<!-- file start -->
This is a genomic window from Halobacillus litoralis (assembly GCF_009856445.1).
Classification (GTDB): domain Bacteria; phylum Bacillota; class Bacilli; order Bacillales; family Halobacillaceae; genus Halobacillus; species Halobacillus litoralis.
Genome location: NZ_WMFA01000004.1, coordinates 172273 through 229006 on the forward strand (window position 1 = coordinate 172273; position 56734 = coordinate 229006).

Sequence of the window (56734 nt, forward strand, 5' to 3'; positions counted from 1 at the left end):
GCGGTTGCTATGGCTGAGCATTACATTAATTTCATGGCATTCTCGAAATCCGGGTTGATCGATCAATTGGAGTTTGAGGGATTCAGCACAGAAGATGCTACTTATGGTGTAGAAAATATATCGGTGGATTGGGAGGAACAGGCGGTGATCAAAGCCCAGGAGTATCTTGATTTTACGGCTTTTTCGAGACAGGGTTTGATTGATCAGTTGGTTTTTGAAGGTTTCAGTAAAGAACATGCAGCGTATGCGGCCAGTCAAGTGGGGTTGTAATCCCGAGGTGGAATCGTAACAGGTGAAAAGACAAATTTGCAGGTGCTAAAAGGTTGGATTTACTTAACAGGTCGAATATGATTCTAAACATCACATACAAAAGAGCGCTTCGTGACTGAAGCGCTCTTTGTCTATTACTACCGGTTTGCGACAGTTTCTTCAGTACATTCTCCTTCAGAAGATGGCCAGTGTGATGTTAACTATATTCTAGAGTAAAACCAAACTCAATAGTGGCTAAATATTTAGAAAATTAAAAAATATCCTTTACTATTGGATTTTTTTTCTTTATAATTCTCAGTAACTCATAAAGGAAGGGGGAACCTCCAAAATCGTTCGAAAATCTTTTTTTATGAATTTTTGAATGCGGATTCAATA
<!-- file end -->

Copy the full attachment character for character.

This is a genomic window from Halobacillus litoralis (assembly GCF_009856445.1).
Classification (GTDB): domain Bacteria; phylum Bacillota; class Bacilli; order Bacillales; family Halobacillaceae; genus Halobacillus; species Halobacillus litoralis.
Genome location: NZ_WMFA01000004.1, coordinates 172273 through 229006 on the forward strand (window position 1 = coordinate 172273; position 56734 = coordinate 229006).

Sequence of the window (56734 nt, forward strand, 5' to 3'; positions counted from 1 at the left end):
GCGGTTGCTATGGCTGAGCATTACATTAATTTCATGGCATTCTCGAAATCCGGGTTGATCGATCAATTGGAGTTTGAGGGATTCAGCACAGAAGATGCTACTTATGGTGTAGAAAATATATCGGTGGATTGGGAGGAACAGGCGGTGATCAAAGCCCAGGAGTATCTTGATTTTACGGCTTTTTCGAGACAGGGTTTGATTGATCAGTTGGTTTTTGAAGGTTTCAGTAAAGAACATGCAGCGTATGCGGCCAGTCAAGTGGGGTTGTAATCCCGAGGTGGAATCGTAACAGGTGAAAAGACAAATTTGCAGGTGCTAAAAGGTTGGATTTACTTAACAGGTCGAATATGATTCTAAACATCACATACAAAAGAGCGCTTCGTGACTGAAGCGCTCTTTGTCTATTACTACCGGTTTGCGACAGTTTCTTCAGTACATTCTCCTTCAGAAGATGGCCAGTGTGATGTTAACTATATTCTAGAGTAAAACCAAACTCAATAGTGGCTAAATATTTAGAAAATTAAAAAATATCCTTTACTATTGGATTTTTTTTCTTTATAATTCTCAGTAACTCATAAAGGAAGGGGGAACCTCCAAAATCGTTCGAAAATCTTTTTTTATGAATTTTTGAATGCGGATTCAATA